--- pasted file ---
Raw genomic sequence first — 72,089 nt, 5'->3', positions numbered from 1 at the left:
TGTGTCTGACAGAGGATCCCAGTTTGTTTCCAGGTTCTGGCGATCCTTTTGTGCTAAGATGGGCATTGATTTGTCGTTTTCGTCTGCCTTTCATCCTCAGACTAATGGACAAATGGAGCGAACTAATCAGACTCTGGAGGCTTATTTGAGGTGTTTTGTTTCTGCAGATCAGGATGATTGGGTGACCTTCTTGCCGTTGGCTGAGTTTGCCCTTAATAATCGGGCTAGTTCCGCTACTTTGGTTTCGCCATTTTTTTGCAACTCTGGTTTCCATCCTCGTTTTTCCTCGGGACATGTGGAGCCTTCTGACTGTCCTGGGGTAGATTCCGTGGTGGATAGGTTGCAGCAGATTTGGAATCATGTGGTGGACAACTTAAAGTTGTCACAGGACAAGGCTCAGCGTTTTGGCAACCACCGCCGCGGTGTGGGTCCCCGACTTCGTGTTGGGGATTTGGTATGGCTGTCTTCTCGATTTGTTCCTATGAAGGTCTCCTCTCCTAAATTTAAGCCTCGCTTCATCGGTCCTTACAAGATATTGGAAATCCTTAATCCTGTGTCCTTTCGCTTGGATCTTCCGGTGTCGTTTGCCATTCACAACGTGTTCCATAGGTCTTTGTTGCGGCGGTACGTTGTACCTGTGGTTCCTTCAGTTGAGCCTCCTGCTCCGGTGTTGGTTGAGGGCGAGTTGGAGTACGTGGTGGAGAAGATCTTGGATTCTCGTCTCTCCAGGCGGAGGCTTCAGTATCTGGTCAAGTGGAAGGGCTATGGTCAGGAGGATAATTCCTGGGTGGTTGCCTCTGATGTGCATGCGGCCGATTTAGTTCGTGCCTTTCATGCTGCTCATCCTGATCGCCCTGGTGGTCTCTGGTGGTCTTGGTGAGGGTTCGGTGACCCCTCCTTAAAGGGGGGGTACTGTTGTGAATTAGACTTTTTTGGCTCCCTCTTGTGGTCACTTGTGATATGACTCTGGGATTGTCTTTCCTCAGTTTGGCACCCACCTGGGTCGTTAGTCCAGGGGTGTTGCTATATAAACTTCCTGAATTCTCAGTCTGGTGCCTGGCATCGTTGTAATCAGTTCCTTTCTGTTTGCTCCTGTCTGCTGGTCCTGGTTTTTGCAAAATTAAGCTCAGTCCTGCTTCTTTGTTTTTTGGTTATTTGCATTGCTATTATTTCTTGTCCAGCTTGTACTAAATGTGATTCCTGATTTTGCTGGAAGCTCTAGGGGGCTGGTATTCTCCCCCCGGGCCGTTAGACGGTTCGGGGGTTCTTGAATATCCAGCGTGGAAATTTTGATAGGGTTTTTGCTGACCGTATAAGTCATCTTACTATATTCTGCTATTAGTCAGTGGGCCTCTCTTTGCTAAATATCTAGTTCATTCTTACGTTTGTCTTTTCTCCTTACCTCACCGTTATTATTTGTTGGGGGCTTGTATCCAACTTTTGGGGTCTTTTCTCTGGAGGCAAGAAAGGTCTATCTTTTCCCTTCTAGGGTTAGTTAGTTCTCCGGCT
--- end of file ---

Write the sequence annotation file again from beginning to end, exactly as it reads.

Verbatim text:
Raw genomic sequence first — 72,089 nt, 5'->3', positions numbered from 1 at the left:
TGTGTCTGACAGAGGATCCCAGTTTGTTTCCAGGTTCTGGCGATCCTTTTGTGCTAAGATGGGCATTGATTTGTCGTTTTCGTCTGCCTTTCATCCTCAGACTAATGGACAAATGGAGCGAACTAATCAGACTCTGGAGGCTTATTTGAGGTGTTTTGTTTCTGCAGATCAGGATGATTGGGTGACCTTCTTGCCGTTGGCTGAGTTTGCCCTTAATAATCGGGCTAGTTCCGCTACTTTGGTTTCGCCATTTTTTTGCAACTCTGGTTTCCATCCTCGTTTTTCCTCGGGACATGTGGAGCCTTCTGACTGTCCTGGGGTAGATTCCGTGGTGGATAGGTTGCAGCAGATTTGGAATCATGTGGTGGACAACTTAAAGTTGTCACAGGACAAGGCTCAGCGTTTTGGCAACCACCGCCGCGGTGTGGGTCCCCGACTTCGTGTTGGGGATTTGGTATGGCTGTCTTCTCGATTTGTTCCTATGAAGGTCTCCTCTCCTAAATTTAAGCCTCGCTTCATCGGTCCTTACAAGATATTGGAAATCCTTAATCCTGTGTCCTTTCGCTTGGATCTTCCGGTGTCGTTTGCCATTCACAACGTGTTCCATAGGTCTTTGTTGCGGCGGTACGTTGTACCTGTGGTTCCTTCAGTTGAGCCTCCTGCTCCGGTGTTGGTTGAGGGCGAGTTGGAGTACGTGGTGGAGAAGATCTTGGATTCTCGTCTCTCCAGGCGGAGGCTTCAGTATCTGGTCAAGTGGAAGGGCTATGGTCAGGAGGATAATTCCTGGGTGGTTGCCTCTGATGTGCATGCGGCCGATTTAGTTCGTGCCTTTCATGCTGCTCATCCTGATCGCCCTGGTGGTCTCTGGTGGTCTTGGTGAGGGTTCGGTGACCCCTCCTTAAAGGGGGGGTACTGTTGTGAATTAGACTTTTTTGGCTCCCTCTTGTGGTCACTTGTGATATGACTCTGGGATTGTCTTTCCTCAGTTTGGCACCCACCTGGGTCGTTAGTCCAGGGGTGTTGCTATATAAACTTCCTGAATTCTCAGTCTGGTGCCTGGCATCGTTGTAATCAGTTCCTTTCTGTTTGCTCCTGTCTGCTGGTCCTGGTTTTTGCAAAATTAAGCTCAGTCCTGCTTCTTTGTTTTTTGGTTATTTGCATTGCTATTATTTCTTGTCCAGCTTGTACTAAATGTGATTCCTGATTTTGCTGGAAGCTCTAGGGGGCTGGTATTCTCCCCCCGGGCCGTTAGACGGTTCGGGGGTTCTTGAATATCCAGCGTGGAAATTTTGATAGGGTTTTTGCTGACCGTATAAGTCATCTTACTATATTCTGCTATTAGTCAGTGGGCCTCTCTTTGCTAAATATCTAGTTCATTCTTACGTTTGTCTTTTCTCCTTACCTCACCGTTATTATTTGTTGGGGGCTTGTATCCAACTTTTGGGGTCTTTTCTCTGGAGGCAAGAAAGGTCTATCTTTTCCCTTCTAGGGTTAGTTAGTTCTCCGGCT